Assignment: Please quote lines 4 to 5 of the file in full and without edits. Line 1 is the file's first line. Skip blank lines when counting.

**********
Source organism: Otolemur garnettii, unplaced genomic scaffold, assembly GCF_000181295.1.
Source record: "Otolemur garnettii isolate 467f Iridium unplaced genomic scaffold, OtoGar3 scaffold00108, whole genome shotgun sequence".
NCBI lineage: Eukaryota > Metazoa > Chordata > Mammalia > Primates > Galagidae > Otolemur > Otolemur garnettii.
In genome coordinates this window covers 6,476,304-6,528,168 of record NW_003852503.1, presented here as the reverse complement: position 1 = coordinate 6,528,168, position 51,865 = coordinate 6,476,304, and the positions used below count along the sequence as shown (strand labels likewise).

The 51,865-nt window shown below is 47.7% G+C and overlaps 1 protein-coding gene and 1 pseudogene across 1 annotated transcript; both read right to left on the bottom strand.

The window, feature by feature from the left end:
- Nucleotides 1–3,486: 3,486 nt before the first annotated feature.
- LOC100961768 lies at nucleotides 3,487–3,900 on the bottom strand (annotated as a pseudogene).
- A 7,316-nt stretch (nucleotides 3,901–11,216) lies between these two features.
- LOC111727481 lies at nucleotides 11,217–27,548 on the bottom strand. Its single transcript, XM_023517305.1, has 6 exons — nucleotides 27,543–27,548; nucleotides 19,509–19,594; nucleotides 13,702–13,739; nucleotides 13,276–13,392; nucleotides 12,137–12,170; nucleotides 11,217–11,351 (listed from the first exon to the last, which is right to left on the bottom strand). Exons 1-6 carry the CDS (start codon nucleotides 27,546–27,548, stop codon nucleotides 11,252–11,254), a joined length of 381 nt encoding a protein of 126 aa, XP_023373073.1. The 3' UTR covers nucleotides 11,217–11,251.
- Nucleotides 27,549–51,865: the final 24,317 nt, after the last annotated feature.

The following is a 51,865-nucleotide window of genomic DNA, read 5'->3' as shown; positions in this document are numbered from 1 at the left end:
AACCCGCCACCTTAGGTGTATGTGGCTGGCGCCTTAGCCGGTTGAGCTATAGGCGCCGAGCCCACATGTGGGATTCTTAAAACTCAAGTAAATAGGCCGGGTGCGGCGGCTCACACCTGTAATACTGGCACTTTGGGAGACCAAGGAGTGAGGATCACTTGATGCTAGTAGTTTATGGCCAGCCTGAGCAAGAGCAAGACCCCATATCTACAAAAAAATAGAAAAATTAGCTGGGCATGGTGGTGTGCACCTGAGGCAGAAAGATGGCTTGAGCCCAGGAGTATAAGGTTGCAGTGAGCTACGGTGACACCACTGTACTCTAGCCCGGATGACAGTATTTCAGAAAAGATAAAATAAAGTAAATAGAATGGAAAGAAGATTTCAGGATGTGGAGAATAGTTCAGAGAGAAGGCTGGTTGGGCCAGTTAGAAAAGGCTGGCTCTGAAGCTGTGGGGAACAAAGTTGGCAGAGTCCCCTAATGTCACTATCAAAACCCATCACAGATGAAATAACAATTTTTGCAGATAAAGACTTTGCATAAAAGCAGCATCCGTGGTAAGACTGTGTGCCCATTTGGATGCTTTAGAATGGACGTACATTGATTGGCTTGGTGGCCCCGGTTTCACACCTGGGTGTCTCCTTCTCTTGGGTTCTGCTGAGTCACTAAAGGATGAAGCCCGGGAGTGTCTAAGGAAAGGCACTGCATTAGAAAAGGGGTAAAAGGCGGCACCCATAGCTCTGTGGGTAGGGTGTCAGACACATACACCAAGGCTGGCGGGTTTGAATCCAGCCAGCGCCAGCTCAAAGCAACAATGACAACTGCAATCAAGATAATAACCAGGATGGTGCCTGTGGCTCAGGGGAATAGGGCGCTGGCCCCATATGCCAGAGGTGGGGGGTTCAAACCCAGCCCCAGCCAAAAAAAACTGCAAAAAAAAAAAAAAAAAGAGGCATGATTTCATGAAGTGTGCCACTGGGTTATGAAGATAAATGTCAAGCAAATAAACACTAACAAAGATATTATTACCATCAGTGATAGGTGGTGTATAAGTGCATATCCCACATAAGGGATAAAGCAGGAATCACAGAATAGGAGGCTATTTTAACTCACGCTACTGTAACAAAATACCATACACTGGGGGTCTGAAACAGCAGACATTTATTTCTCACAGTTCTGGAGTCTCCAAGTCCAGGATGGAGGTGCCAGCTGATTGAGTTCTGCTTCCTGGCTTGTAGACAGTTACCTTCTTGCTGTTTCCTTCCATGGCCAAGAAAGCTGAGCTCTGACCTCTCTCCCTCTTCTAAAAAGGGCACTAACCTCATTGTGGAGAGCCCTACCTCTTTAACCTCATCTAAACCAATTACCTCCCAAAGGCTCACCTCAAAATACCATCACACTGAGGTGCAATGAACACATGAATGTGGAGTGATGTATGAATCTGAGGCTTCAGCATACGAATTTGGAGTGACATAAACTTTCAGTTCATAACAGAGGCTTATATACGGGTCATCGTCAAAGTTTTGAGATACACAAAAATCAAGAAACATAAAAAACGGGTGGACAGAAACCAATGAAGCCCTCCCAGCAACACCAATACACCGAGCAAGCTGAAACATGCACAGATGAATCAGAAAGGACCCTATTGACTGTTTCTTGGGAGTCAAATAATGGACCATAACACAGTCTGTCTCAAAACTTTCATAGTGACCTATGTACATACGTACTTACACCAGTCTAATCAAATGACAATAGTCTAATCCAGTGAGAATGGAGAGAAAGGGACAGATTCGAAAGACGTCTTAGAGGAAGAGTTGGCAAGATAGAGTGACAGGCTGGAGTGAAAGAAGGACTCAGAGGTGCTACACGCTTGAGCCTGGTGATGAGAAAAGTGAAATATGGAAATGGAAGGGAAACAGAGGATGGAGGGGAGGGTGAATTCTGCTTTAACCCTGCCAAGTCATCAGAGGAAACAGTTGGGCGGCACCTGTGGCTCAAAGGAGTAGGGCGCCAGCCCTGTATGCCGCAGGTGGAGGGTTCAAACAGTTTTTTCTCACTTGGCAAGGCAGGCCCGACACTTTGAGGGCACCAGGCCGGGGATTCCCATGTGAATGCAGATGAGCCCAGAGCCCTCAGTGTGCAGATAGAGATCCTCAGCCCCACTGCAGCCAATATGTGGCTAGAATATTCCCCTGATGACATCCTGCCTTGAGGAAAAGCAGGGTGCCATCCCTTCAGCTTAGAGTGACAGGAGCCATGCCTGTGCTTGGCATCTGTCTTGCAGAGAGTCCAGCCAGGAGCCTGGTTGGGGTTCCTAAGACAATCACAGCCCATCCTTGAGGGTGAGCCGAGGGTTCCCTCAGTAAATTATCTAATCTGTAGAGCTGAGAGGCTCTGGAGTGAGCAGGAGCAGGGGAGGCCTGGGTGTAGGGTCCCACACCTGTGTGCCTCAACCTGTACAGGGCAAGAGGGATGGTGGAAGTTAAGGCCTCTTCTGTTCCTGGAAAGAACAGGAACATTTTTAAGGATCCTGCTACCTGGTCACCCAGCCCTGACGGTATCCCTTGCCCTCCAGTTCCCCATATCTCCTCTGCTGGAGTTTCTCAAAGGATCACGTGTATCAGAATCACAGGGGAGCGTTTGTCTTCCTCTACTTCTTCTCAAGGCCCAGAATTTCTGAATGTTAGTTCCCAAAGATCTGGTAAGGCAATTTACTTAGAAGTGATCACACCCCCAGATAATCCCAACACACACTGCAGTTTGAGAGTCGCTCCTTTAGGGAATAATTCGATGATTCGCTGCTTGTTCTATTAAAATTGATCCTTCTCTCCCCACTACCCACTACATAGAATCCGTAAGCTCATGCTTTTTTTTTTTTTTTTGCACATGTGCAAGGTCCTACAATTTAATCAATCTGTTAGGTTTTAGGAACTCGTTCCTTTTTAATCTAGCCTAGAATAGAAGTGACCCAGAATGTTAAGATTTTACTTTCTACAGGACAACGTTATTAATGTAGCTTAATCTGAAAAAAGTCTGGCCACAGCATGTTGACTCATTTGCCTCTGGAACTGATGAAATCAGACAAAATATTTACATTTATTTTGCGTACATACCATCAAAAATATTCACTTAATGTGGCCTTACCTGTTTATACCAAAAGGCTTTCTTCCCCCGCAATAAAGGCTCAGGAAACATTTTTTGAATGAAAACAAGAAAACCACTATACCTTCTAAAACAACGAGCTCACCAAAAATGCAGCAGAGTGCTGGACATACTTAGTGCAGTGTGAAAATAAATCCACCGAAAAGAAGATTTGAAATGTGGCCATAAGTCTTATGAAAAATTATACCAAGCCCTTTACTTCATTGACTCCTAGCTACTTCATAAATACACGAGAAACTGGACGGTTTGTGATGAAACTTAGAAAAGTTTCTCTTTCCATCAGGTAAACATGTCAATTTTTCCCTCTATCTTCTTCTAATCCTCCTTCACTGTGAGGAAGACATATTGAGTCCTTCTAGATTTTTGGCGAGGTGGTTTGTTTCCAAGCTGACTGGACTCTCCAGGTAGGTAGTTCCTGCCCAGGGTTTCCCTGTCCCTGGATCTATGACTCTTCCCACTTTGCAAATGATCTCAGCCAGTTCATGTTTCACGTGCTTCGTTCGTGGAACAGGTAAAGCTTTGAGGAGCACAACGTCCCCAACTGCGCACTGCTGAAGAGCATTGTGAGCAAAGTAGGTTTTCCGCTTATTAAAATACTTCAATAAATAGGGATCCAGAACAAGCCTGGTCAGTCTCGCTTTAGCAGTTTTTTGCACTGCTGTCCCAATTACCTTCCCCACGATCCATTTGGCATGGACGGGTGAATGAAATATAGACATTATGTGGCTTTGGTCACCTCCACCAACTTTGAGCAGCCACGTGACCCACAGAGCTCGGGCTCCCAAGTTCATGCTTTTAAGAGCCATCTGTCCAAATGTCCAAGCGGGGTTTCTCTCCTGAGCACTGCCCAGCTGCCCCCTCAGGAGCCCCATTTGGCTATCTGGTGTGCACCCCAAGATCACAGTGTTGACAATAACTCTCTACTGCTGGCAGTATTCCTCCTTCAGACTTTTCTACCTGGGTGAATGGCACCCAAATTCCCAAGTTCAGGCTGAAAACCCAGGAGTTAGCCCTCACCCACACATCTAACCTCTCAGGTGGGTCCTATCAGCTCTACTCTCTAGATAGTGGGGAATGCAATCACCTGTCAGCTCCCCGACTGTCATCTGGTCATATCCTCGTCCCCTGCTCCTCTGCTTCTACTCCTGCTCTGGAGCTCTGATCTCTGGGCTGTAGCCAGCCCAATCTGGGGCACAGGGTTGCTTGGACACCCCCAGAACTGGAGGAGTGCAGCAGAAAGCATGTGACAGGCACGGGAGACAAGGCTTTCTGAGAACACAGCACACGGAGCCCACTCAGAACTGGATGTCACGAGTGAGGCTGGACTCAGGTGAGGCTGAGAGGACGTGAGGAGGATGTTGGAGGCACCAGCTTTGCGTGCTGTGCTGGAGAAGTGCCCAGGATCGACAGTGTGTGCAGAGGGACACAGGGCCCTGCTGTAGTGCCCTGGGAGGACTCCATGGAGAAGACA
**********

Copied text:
In genome coordinates this window covers 6,476,304-6,528,168 of record NW_003852503.1, presented here as the reverse complement: position 1 = coordinate 6,528,168, position 51,865 = coordinate 6,476,304, and the positions used below count along the sequence as shown (strand labels likewise).

The 51,865-nt window shown below is 47.7% G+C and overlaps 1 protein-coding gene and 1 pseudogene across 1 annotated transcript; both read right to left on the bottom strand.